Clues hidden within Manchester United’s annual accounts suggest that jubilation over the aborted European Super League could prove to be short-lived.
Despite the scale of public outcry over the failed ‘coup’, the botched league isn’t mentioned in the statement until page 30 of a 226-page document.
As covered by The Athletic, both the Premier League and UEFA requested goodwill settlements to paper over the attempted breakaway, which the Glazers themselves will donate to affiliated charities of the governing bodies.
It’s reported that UEFA’s levy alone could cost up to £8m. Coincidentally, that’s about the same figure the Glazers received from the first of two annual dividend payments.
The paragraphs that could cause the most concern hint at the Glazers’ dissatisfaction about collective bargaining among PL and UEFA clubs over broadcast revenues.
United intimate that they’re being undersold regarding TV rights, which further emphasises the split among PL clubs that revealed itself during disputes over substitutions and match coverage last April.
The document says, “We are not a party to the contracts negotiated by the Premier League and UEFA…further we do not participate in and therefore do not have any direct influence on the outcome of contract negotiations.”
Critically, it continues that these contract terms may not be, “as favourable to us as we might otherwise be able to negotiate individually with media distributors.
“Furthermore, the limited number of media distributors…may result in reduced prices paid for those rights and…a decline in revenue received from media contracts.”
This is the same wording that appeared in both 2019 and 2020, demonstrating that the Glazers are aware of how much more they could make if they broke away from the collective.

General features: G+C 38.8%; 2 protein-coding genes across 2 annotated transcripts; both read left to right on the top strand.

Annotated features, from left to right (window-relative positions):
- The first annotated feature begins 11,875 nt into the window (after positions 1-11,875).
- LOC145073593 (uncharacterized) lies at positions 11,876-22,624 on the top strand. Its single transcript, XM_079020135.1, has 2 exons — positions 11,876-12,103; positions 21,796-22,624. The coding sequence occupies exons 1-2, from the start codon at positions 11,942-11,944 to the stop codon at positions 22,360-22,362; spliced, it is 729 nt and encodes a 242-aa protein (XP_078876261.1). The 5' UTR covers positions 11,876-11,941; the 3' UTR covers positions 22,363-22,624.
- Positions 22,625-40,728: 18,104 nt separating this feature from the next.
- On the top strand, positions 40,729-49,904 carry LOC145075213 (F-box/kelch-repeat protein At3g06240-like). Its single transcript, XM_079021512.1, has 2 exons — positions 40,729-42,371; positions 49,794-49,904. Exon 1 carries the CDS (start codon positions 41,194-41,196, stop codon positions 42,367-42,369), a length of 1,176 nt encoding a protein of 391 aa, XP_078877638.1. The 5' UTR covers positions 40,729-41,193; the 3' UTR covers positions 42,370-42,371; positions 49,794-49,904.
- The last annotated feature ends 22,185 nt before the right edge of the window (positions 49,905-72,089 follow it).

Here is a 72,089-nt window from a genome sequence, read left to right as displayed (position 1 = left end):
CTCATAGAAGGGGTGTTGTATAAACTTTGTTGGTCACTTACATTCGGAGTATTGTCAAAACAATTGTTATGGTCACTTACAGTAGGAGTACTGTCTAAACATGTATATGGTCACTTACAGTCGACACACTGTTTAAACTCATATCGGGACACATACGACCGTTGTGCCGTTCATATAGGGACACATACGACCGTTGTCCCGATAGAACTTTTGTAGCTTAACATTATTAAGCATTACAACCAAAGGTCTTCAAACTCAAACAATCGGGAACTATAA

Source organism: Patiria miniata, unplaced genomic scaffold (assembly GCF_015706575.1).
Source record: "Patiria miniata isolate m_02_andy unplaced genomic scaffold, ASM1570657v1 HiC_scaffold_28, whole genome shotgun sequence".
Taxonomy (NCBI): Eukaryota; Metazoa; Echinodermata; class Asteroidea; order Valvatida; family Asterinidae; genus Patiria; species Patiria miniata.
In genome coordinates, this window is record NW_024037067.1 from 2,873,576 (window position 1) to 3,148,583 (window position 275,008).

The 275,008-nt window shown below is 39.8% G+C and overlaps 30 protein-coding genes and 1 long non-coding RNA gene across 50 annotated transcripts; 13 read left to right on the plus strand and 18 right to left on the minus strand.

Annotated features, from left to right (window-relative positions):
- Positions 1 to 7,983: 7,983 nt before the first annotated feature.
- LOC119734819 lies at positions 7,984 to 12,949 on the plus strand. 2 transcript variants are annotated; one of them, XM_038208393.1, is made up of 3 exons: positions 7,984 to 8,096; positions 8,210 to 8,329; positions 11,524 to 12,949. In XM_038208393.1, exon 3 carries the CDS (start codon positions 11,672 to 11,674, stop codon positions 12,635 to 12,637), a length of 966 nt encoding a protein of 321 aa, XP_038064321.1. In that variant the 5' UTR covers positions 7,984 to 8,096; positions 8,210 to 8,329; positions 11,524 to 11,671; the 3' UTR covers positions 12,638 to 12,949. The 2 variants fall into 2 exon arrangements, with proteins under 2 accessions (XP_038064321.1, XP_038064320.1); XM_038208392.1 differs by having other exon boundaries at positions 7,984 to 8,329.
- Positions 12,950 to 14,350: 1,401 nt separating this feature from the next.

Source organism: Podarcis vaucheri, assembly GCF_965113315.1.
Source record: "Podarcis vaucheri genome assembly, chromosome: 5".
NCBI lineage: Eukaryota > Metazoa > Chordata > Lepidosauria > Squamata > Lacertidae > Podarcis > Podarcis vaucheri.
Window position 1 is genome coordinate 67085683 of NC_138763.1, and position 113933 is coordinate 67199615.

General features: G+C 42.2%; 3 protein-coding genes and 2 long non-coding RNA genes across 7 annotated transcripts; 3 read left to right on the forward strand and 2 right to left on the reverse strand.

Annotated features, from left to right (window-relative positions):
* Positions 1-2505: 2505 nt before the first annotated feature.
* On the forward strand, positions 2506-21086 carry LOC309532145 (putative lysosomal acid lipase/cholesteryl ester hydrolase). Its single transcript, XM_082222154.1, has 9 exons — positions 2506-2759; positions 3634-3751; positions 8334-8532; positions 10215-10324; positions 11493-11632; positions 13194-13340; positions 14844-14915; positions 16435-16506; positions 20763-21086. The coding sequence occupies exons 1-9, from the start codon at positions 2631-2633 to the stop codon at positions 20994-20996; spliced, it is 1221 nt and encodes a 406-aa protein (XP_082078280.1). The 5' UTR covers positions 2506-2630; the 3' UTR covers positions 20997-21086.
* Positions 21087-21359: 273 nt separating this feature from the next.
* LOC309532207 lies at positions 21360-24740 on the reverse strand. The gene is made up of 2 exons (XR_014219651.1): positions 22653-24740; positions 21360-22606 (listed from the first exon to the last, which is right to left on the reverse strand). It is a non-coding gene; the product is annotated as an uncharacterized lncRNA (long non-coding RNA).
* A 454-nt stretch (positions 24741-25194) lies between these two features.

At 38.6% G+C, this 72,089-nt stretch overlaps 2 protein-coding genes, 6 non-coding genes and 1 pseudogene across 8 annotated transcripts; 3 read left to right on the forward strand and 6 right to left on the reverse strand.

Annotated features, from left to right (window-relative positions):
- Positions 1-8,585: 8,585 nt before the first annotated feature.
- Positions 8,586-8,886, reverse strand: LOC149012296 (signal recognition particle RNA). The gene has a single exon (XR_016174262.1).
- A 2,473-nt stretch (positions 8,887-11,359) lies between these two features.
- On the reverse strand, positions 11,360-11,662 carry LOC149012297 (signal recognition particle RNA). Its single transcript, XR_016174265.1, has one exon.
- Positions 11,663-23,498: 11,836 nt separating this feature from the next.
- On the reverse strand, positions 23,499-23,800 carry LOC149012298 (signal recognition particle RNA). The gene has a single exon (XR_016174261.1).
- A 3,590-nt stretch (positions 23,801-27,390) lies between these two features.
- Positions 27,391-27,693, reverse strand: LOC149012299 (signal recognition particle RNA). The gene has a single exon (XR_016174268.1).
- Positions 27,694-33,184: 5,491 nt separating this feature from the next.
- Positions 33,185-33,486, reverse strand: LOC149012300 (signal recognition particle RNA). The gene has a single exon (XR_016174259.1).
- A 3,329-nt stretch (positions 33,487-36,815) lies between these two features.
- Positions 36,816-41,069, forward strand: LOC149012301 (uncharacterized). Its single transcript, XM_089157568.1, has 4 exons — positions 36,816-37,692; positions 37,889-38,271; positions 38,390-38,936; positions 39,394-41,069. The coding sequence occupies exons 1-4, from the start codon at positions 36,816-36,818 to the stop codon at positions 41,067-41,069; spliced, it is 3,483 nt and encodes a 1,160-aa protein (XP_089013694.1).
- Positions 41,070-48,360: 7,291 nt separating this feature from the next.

And, just to hammer home the message that being part of the football pyramid limits their hunger to maximise profits, the next section is even more explicit about their frustrations.
“Our interests may not always align with the majority of clubs and it may be difficult for us to effect changes that are advantageous to us.”
At present, 14 out of 20 PL clubs must reach agreement over governance, which seems to have stoked divisions that could destabilise the league in the future.
Elsewhere the document discusses rising player wages and falling revenues – which result from the impact of the pandemic, so are not seen to pose a long-term problem for the club.
Although it seems clear that the Glazers are straining at the leash to break away from the pyramid that underpins and safeguards football in England and Europe, there is some solace for fans anxious about another breakaway attempt.
The effects of the pandemic meant that match day incomes plummeted from £90m at the end of 2020 to just £7m at the end of the 20/21 season. It’s also acknowledged that a healthy reputation is central to the Red Devils’ brand.
Therefore, contrary to the opinion that modern-day fans matter less, it seems clear that, from a financial and reputational perspective, they’re still essential to the long-term success of the club.